But hey, like I said, I've only been around them for 16 years. This is speaking for Malays in Malaysia, of course. One can imagine that the preferential racial policies have helped to encourage this aloofness.
Interesting, I wonder why this was. My father is Malaysian, and from what I understand the government itself has put in place some rather discriminatory policies towards non-Malay Malaysians. There probably is resentment of the fact that non-Malays predominantly control the economy and own much of the country's capital. After all, Malaysia was largely settled by Chinese and Indian immigrant labourers, largely at the behest of the British colonial governors of Malaya.

Did you find this attitude prevalent among most Malays? Do you think religion has anything to do with it? I know a large part of Malay identity is linked to being Muslim. I hear ethnic tensions are growing again in Malaysia, it's kind of sad such petty differences are tearing apart what could be a great country and a harmonious society.
Quick reply to this message
 
Old 03-06-2012, 04:08 AM
 
2,845 posts, read 3,934,653 times
Reputation: 3234
Quote:
Originally Posted by Tiger Beer View Post
WHat I do like about Malaysia though is that third and fourth generation Indian-Malay and CHinese-Malay make their home in Malaysia in large numbers. As they can never be Malay either, you have a rather large demographic of locals who'd quickly and easily relate to you as a fellow non-Malay local (if you turned yourself into one).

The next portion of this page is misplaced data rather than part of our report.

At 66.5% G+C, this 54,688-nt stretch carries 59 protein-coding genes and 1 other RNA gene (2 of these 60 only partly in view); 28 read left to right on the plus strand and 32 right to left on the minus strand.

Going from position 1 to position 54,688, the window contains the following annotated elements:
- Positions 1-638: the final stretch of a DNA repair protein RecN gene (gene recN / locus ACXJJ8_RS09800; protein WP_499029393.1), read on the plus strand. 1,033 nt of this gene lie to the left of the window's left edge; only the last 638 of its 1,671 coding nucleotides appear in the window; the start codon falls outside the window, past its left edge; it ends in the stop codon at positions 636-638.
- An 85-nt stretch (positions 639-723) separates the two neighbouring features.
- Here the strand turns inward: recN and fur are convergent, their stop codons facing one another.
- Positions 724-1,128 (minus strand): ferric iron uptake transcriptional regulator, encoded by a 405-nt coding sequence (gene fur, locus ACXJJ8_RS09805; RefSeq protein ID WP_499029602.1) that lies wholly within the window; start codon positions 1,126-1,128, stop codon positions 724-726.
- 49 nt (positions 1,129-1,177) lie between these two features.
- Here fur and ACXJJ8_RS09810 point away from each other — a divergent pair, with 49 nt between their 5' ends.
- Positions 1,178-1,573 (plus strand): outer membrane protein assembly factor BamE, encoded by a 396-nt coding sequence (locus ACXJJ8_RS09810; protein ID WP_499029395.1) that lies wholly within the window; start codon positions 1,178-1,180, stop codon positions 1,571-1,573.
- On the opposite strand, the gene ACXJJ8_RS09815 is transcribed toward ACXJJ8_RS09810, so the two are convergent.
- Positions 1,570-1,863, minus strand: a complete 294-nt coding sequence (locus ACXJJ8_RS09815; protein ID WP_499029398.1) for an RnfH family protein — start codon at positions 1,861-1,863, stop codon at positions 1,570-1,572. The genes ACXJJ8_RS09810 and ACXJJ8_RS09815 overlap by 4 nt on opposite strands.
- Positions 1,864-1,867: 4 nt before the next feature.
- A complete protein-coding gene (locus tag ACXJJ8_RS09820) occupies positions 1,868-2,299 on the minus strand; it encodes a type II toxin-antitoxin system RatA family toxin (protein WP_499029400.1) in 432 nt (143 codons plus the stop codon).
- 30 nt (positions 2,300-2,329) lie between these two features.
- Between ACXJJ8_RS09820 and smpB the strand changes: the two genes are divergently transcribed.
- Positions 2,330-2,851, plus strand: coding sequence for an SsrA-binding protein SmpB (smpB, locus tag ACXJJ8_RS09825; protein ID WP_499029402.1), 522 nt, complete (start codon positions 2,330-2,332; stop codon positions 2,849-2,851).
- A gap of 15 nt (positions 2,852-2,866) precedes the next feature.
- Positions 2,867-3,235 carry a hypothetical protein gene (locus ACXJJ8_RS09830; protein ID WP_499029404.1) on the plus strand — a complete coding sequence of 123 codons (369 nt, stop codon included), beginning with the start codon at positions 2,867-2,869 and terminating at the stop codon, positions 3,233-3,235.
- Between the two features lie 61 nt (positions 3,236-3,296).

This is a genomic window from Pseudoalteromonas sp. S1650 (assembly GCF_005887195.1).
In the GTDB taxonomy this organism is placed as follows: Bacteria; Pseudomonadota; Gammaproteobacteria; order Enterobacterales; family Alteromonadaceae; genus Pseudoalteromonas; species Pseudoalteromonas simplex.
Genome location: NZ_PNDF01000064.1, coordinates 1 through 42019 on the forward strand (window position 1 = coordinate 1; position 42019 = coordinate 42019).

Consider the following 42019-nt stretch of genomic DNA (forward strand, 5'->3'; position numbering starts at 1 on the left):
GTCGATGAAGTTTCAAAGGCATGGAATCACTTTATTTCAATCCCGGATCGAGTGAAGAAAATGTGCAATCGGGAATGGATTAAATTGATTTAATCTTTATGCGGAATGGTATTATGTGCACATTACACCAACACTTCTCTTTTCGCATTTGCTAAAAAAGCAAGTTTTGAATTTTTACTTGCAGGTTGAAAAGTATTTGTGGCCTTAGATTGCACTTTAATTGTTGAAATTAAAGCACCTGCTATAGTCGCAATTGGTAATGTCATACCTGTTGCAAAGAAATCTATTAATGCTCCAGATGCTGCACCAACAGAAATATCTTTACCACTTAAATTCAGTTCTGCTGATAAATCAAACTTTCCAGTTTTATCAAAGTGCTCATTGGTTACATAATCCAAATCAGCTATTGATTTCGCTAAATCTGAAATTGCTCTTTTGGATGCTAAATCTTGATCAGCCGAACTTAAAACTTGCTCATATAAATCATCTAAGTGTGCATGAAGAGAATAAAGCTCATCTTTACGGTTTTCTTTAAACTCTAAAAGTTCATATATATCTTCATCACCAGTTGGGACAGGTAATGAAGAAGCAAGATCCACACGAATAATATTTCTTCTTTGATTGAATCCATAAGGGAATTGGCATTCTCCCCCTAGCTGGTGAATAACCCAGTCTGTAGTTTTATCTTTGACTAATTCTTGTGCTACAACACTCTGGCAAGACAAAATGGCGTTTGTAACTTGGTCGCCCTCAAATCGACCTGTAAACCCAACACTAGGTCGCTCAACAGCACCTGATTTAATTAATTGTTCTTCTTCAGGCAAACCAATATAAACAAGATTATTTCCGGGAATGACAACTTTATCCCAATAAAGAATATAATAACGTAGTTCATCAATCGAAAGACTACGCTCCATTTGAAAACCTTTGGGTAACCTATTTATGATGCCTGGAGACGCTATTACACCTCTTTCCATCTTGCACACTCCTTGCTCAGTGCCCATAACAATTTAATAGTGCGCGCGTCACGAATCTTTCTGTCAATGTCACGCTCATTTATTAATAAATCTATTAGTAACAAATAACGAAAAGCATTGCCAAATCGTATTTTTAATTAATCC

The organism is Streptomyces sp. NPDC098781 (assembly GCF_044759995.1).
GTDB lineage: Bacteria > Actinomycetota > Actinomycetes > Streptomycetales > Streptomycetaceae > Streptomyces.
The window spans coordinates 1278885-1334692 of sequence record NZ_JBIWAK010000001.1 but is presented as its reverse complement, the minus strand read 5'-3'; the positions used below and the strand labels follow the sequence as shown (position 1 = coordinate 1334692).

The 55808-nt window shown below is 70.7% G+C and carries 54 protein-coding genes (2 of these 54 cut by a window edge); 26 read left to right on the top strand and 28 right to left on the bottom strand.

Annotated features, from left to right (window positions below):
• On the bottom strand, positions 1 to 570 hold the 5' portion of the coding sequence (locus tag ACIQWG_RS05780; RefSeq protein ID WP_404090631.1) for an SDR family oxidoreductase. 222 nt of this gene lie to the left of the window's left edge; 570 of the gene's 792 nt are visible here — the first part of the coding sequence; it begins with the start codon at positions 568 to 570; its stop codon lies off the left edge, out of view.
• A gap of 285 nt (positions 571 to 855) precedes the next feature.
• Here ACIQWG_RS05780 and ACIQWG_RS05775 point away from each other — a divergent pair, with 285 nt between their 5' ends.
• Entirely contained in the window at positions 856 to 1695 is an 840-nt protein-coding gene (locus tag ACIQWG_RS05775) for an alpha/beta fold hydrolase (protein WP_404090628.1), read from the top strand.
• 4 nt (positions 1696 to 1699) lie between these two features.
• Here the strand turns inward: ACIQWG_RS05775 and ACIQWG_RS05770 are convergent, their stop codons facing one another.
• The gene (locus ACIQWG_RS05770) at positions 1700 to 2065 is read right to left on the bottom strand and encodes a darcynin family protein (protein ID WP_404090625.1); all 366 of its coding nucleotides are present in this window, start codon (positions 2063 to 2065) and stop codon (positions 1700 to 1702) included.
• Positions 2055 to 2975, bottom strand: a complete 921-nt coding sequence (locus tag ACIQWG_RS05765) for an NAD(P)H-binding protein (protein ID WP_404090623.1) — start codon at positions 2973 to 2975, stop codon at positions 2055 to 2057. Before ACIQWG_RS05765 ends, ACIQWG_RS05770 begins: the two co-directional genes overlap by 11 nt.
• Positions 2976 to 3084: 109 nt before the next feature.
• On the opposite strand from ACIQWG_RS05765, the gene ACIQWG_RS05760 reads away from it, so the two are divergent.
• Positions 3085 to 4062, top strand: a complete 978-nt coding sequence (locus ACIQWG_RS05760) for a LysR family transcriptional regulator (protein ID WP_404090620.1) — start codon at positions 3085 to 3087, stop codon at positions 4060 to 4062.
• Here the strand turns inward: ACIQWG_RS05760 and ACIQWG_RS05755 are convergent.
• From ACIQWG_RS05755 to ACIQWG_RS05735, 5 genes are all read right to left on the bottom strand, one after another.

You are right on this. It IS possible to become friends with Malaysian Indians and Chinese. In a way, as expats, we share the common bond of being discriminated against by the majority simply because we are also part of the "out-group".

But I think it goes beyond that also. I have a friend who taught Indonesians and Malay Malaysians in Los Angeles (TESL). She said that the Indonesians freely mixed with Americans and other students, whereas the Malay students had a "hunker down in the bunker" mentality. The attitude appeared to be: Don't mix with anyone outside your "in-group" lest you be swayed into wrong thinking and behaviour. I have also been told that the many Malay students in England have the same mentality.
Quick reply to this message
 
Old 03-06-2012, 04:14 AM
 
Location: Macao